In God's holy Word, the Law of Moses and God's grace are constantly set in contrast.
Under the Law, God demanded righteousness from man. The Law was connected with works.
Under grace, God in Christ gives righteousness to man, and that righteousness becomes ours by faith (John 1:17; Ephesians 2:8,9).
By the Law we have knowledge of sin (Romans 7:7,8; Galatians 3:19). Paul said, "I felt fine so long as I did not understand what the law really demanded. But when I learned the truth, I realized that I had broken the law and was a sinner, doomed to die" (Romans 7:9, TLB).
Paul laments that, because of his sinful nature, he constantly struggles with wrongdoing. "I love to do God's will so far as my new nature is concerned; but there is something else deep within me, in my lower nature, that is at war with my mind and wins the fight and makes me a slave to the sin that is still within me...Oh what a terrible predicament I'm in! Who will free me from my slavery to this deadly lower nature? (Romans 7:22-25).
This is the struggle of every child of God apart from His grace, which through Jesus Christ delivered us from the guilt imposed by the Law and the bondage created by our sins. Paul said, "Thank God! It has been done by Jesus Christ our Lord. He has set me free" (verse 25).
While Jesus presents the ultimate portrait of God's grace, one cannot fail to see a full gallery of His mercy in the stories of the Old Testament. It is evident form the struggles of man under the Law that deliverance could come only by His mercy and grace. Thus we have a balance between God's judgment of sin and His means of restoration for those who truly trust and obey Him.
When the "Law" is mentioned, the thing that most commonly comes to mind is the Ten Commandments.
The Ten Commandments are listed in Exodus 20 and are repeated in Deuteronomy 5. They are as follows:
Jesus condensed these ten into two in Matthew 22:37-40. What are they?
What was James' pronouncement concerning the seriousness of breaking even one of these laws (James 2:10)?
Read Deuteronomy 29:29 and 30: 11-20.
The Law of Moses was a covenant of works. God said, "You shall" and "You shall not." The laws were definite, and the attached penalties were definite if the conditions were not obeyed.
Webster defines law as "a rule of conduct or action prescribed by the supreme governing authority and enforced by a sanction." Law always implies two things: a standard and a penalty.
These laws were presented as God's standard of righteousness for that time. They were literally a yardstick for man. The New Testament reveals that "by the law is the knowledge of sin." Jesus Christ came to "fulfill the law," and now God's standard of righteousness is Christ Himself.
How are God's people to respond to the things He has revealed of Himself (Deuteronomy 29:29; 30:11,19)?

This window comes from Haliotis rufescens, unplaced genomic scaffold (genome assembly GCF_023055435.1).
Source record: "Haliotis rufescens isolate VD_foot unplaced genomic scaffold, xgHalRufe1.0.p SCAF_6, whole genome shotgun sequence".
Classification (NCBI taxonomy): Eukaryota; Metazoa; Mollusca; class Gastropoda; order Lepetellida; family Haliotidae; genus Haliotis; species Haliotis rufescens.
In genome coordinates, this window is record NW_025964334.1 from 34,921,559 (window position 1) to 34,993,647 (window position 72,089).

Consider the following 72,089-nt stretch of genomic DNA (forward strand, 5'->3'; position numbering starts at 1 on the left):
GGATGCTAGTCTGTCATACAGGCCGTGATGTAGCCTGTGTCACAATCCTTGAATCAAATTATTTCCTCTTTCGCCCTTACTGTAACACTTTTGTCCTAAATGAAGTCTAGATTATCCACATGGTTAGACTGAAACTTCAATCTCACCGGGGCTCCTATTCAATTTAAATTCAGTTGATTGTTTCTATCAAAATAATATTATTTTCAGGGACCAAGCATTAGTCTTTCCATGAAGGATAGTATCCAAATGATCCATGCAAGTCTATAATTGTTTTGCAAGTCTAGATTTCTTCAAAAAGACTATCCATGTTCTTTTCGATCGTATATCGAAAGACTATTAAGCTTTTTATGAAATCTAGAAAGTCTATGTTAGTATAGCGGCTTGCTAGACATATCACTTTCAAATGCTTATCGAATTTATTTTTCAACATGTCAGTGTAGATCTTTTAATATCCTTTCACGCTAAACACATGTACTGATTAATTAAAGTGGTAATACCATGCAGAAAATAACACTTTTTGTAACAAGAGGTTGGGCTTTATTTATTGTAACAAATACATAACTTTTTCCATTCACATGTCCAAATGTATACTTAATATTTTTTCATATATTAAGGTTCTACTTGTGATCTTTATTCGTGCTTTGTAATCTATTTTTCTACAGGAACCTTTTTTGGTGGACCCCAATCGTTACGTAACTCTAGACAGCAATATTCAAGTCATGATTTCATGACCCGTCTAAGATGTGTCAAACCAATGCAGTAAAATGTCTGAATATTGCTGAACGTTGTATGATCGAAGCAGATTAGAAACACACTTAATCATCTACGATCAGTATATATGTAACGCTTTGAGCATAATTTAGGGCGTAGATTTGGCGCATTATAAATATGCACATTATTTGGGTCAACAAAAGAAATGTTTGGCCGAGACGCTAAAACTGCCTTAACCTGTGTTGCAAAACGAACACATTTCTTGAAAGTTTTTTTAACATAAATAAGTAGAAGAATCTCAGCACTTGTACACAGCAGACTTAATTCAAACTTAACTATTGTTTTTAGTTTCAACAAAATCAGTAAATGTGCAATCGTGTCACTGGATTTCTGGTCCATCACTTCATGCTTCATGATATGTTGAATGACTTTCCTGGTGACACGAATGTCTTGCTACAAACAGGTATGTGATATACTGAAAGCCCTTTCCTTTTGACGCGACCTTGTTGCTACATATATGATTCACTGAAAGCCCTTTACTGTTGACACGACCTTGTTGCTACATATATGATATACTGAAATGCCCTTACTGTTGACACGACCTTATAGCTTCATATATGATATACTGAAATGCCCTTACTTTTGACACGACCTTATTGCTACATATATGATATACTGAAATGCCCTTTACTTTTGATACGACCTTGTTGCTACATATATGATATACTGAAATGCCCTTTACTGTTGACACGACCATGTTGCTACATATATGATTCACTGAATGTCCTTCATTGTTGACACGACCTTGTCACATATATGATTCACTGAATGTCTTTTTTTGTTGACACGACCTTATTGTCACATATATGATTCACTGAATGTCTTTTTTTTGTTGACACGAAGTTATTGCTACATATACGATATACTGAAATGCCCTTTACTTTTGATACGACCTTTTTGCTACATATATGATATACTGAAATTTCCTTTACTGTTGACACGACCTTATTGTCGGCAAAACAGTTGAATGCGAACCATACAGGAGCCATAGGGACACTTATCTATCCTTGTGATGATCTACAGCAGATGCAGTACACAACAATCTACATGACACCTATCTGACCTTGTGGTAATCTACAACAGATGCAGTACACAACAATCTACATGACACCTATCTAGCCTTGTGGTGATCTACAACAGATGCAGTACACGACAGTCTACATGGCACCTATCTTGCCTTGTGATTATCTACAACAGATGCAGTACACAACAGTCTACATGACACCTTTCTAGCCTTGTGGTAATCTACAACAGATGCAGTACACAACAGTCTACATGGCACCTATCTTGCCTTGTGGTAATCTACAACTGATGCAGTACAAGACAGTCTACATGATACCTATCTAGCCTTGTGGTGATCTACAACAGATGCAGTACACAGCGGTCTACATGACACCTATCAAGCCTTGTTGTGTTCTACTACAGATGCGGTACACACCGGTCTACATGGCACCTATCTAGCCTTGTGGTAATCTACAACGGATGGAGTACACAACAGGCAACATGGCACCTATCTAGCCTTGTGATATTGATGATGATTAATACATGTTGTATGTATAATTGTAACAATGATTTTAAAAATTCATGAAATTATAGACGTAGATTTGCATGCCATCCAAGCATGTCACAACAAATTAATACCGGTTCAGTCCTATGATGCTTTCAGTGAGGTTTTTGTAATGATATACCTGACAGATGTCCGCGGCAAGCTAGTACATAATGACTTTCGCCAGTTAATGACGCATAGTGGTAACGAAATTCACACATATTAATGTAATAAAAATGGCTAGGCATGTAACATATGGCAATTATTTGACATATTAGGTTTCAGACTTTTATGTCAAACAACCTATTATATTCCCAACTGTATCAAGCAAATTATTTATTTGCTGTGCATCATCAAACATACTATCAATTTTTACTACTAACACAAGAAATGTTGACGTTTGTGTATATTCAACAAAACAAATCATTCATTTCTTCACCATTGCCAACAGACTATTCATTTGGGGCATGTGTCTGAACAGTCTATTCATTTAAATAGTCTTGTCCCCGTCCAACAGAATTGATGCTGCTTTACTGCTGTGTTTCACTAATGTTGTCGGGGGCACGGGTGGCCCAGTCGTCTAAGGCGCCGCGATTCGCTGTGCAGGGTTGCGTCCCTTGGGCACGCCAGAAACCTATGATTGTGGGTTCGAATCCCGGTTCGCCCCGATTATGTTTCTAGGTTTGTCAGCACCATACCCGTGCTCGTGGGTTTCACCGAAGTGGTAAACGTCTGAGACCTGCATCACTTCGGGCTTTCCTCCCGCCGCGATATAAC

Briefly, what is the summary of all the Law? (Deuteronomy 30:16,20)
How did Jesus Christ summarize the will of God for man in Mark 12:29-31?
On the basis of Matthew 5:17, what do you think was Christ's assessment of the Law?
Read Romans 3:19-26. What does the Law reveal? To what did the Law bear witness while failing to reveal it fully? (verse 21) How has a full revelation been made to us? (verses 22-24)
The Living Bible translation of Romans 3:19-26 will help you understand God's grace. As you read the following passage, underline the words that have special meaning to you.
The judgment of God lies very heavily upon the Jews, for they are responsible to keep God's laws instead of doing all these evil things; not one of them has any excuse; in fact, all the world stands hushed and guilty before Almighty God.
Now do you see it? No one can ever be made right in God's sight by doing what the law commands. For the more we know of God's laws, the clearer it becomes that we aren't obeying them; his laws serve only to make us see that we are sinners.
But now God has shown us a different way to heaven -- not by "being good enough" and trying to keep his laws, but by a new way (though not new, really, for the Scriptures told about it long ago). Now God says he will accept and acquit us - declare us "not guilty" - if we trust Jesus Christ to take away our sins. And we all can be saved in this same way, by coming to Christ, no matter who we are or what we have been like.
Yes, all have sinned; all fall short of God's glorious ideal; yet now God declares us "not guilty" of offending him if we trust in Jesus Christ, who in his kindness freely takes away our sins.
For God sent Christ Jesus to take the punishment for our sins and to end all God's anger against us. He used Christ's blood and our faith as the means of saving us from his wrath.
In this way he was being entirely fair, even though he did not punish those who sinned in former times. For he was looking forward to the time when Christ would come and take away those sins. And now in these days also he can receive sinners in this same way, because Jesus took away their sins.
Compare Romans 3:20 with Ephesians 2:8-9 and write your conclusions.
How does keeping the Law make a person feel? Should living under grace make you more eager to obey God or less? Why?
How would you explain the difference between Law and grace to someone who was depending upon his own good works to please the Father?
What is Christ's relationship to the following: Law? Grace?
What is your relationship to the following: Law? Grace?
What difference will an understanding of Law and grace make in your desire to please God?
Adapted from The 10 Basic Steps Toward Christian Maturity, by Bill Bright, co-founder of Campus Crusade for Christ. © Cru. All rights reserved.
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